Section 27 of Act 29  on the other hand which applies to Insanity unlike section 26 , does not exclude insane persons from the scope of the criminal process. What it does is to exempt them from suffering punishment. Insane persons under the criminal law of Ghana can commit a crime but what they cannot be made to do is to bear the conventional liabilities for the crime committed. The theoretical basis , be it on grounds of morals or policy for the barring of insane persons from suffering liability for their conduct is hinged on the reason that such persons cannot appreciate the grounds( the nature or consequence) of their actions at the time of its commission thus, cannot reasonably be held for such acts. Under section 27 of Act 29, a person is insane or shall plead insanity if at the time of the said act , on grounds of imbecility , idiocy , mental derangement or any other disease affecting the mind , such person is unable to know the nature of his acts or the legal consequences( wrongfulness) of his act  or  was under the influence of an insane delusion of a nature which makes the person unfit for punishment. Subject to section 136 and 137 of Act 30 and section 27 of Act 29 , an insane person is deemed guilty but insane which under our law is known with the technical term , special verdict of insanity. Though deemed to have committed the said wrongful act , the law affords him or her the defense of insanity as a ground to prevent him or her from suffering the liability or punishment attached to the said act.  I must state here that the defense of insanity is only afforded to persons who at the time of the commission of the act , the said insanity prevented them from knowing the nature and legal consequences of the act. Thus, a person who kills at 8am with a sane mind yet the trauma of the killing made him insane at 8:05am, shall not be afforded the defense of insanity.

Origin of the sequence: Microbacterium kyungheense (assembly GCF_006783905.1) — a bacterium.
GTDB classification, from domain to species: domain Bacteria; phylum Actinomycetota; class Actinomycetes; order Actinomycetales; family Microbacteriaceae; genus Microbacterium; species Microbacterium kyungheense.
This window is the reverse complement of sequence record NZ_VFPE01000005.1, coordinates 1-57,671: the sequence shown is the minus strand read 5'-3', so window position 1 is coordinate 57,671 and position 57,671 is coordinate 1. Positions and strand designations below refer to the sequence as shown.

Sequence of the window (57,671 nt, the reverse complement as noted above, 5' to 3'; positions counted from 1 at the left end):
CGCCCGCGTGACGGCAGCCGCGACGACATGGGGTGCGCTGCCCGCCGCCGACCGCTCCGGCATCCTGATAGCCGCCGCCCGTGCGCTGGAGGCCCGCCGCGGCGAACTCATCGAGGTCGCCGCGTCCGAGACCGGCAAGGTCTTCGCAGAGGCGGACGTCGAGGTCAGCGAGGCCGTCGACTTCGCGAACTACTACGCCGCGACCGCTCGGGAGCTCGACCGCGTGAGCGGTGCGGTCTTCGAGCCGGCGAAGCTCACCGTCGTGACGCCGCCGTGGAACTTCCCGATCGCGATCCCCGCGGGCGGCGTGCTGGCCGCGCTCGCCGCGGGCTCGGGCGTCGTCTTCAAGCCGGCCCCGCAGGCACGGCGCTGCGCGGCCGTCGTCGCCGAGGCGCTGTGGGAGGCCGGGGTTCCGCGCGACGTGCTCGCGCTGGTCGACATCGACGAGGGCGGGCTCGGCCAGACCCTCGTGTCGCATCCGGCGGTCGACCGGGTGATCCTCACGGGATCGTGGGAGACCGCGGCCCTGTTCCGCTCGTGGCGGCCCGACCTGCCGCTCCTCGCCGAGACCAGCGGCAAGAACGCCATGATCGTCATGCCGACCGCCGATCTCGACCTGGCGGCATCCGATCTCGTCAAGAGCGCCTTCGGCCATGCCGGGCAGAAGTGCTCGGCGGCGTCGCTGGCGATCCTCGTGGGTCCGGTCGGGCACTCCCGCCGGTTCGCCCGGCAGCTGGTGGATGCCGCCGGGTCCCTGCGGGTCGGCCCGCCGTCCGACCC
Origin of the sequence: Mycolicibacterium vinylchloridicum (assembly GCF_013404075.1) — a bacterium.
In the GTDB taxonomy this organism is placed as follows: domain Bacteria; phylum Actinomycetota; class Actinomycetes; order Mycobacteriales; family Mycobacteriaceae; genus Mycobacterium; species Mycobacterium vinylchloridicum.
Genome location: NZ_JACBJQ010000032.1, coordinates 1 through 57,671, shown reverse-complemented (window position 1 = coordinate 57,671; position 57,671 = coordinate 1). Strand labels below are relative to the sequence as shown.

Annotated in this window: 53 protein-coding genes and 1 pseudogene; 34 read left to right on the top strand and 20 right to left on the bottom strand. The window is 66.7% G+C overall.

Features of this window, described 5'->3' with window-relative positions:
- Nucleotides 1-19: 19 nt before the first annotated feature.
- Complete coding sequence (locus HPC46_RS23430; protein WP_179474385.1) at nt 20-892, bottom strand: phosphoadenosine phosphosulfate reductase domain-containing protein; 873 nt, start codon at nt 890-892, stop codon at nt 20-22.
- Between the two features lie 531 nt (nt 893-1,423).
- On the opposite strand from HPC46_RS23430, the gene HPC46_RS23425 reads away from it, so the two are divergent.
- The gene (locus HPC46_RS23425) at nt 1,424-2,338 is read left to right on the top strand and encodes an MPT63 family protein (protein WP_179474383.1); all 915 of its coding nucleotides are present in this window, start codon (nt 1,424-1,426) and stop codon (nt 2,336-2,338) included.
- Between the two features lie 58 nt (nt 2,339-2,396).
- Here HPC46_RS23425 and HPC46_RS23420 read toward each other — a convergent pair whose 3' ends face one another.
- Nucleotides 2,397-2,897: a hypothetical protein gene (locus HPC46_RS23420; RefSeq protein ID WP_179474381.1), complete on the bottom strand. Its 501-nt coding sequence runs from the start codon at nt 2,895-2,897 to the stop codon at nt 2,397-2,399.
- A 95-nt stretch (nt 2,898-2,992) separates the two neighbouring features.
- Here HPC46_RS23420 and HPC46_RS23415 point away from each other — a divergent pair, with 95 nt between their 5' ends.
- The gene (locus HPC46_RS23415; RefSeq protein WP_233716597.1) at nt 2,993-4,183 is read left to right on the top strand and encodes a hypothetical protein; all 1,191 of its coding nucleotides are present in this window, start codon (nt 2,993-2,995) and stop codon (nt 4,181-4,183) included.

The remarkable jurisprudential difference between insanity as defense against punishment  and immaturity as incapacity to commit a crime is that , with the defense of insanity the insane person is deemed guilty of the crime yet the law affords him or her the remedy of not suffering the punishment attached to the stated crime  whereas in the case of an immature mind he is deemed not guilty of the said act because he or she cannot commit a crime. Illustratively, an  insane person can commit the crime of murder though shall not be liable to suffer death for it yet an eleven year old cannot commit the crime of murder stricto sensu though he or she may have de-facto taking the life of another. The position of the Ghanaian law with respect to insanity is contra-distinct from the English law position. Whereas under English law , insanity serves as a ground of no guilt ,under Ghana law , insanity only waives off the criminal repercussion of punishment. The English law position I shall note as the Matured but insane mind exclusion thesis.

 

Not Guilty because of insanity , and Guilty but insane.

The Ghanaian law recognizes the latter. Unlike under the English law where insanity is deemed to have rendered impossible a mens rea since the actor did not know the nature of the conduct or its legal consequences , the Ghanaian law presumes that an insane person can form a mens rea thus capable of committing a crime though recognizing that it is immoral for such a person to be made to suffer punishment for the said act.